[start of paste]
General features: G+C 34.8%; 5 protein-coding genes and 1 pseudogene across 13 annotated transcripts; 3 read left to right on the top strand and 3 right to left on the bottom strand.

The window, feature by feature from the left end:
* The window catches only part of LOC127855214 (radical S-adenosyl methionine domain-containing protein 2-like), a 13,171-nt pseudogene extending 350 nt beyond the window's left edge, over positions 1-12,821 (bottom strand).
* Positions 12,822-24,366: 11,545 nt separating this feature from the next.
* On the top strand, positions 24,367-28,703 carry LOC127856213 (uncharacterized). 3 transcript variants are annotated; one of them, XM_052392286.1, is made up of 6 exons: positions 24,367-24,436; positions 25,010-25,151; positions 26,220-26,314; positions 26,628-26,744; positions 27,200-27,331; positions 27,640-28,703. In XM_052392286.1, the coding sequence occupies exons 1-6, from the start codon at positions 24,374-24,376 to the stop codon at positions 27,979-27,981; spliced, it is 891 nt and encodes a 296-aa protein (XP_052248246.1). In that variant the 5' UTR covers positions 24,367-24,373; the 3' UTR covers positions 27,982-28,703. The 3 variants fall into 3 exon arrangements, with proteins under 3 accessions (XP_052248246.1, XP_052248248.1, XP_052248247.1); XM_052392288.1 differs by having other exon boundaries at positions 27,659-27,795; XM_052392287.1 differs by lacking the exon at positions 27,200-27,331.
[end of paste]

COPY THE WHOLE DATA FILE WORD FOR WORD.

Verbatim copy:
General features: G+C 34.8%; 5 protein-coding genes and 1 pseudogene across 13 annotated transcripts; 3 read left to right on the top strand and 3 right to left on the bottom strand.

The window, feature by feature from the left end:
* The window catches only part of LOC127855214 (radical S-adenosyl methionine domain-containing protein 2-like), a 13,171-nt pseudogene extending 350 nt beyond the window's left edge, over positions 1-12,821 (bottom strand).
* Positions 12,822-24,366: 11,545 nt separating this feature from the next.
* On the top strand, positions 24,367-28,703 carry LOC127856213 (uncharacterized). 3 transcript variants are annotated; one of them, XM_052392286.1, is made up of 6 exons: positions 24,367-24,436; positions 25,010-25,151; positions 26,220-26,314; positions 26,628-26,744; positions 27,200-27,331; positions 27,640-28,703. In XM_052392286.1, the coding sequence occupies exons 1-6, from the start codon at positions 24,374-24,376 to the stop codon at positions 27,979-27,981; spliced, it is 891 nt and encodes a 296-aa protein (XP_052248246.1). In that variant the 5' UTR covers positions 24,367-24,373; the 3' UTR covers positions 27,982-28,703. The 3 variants fall into 3 exon arrangements, with proteins under 3 accessions (XP_052248246.1, XP_052248248.1, XP_052248247.1); XM_052392288.1 differs by having other exon boundaries at positions 27,659-27,795; XM_052392287.1 differs by lacking the exon at positions 27,200-27,331.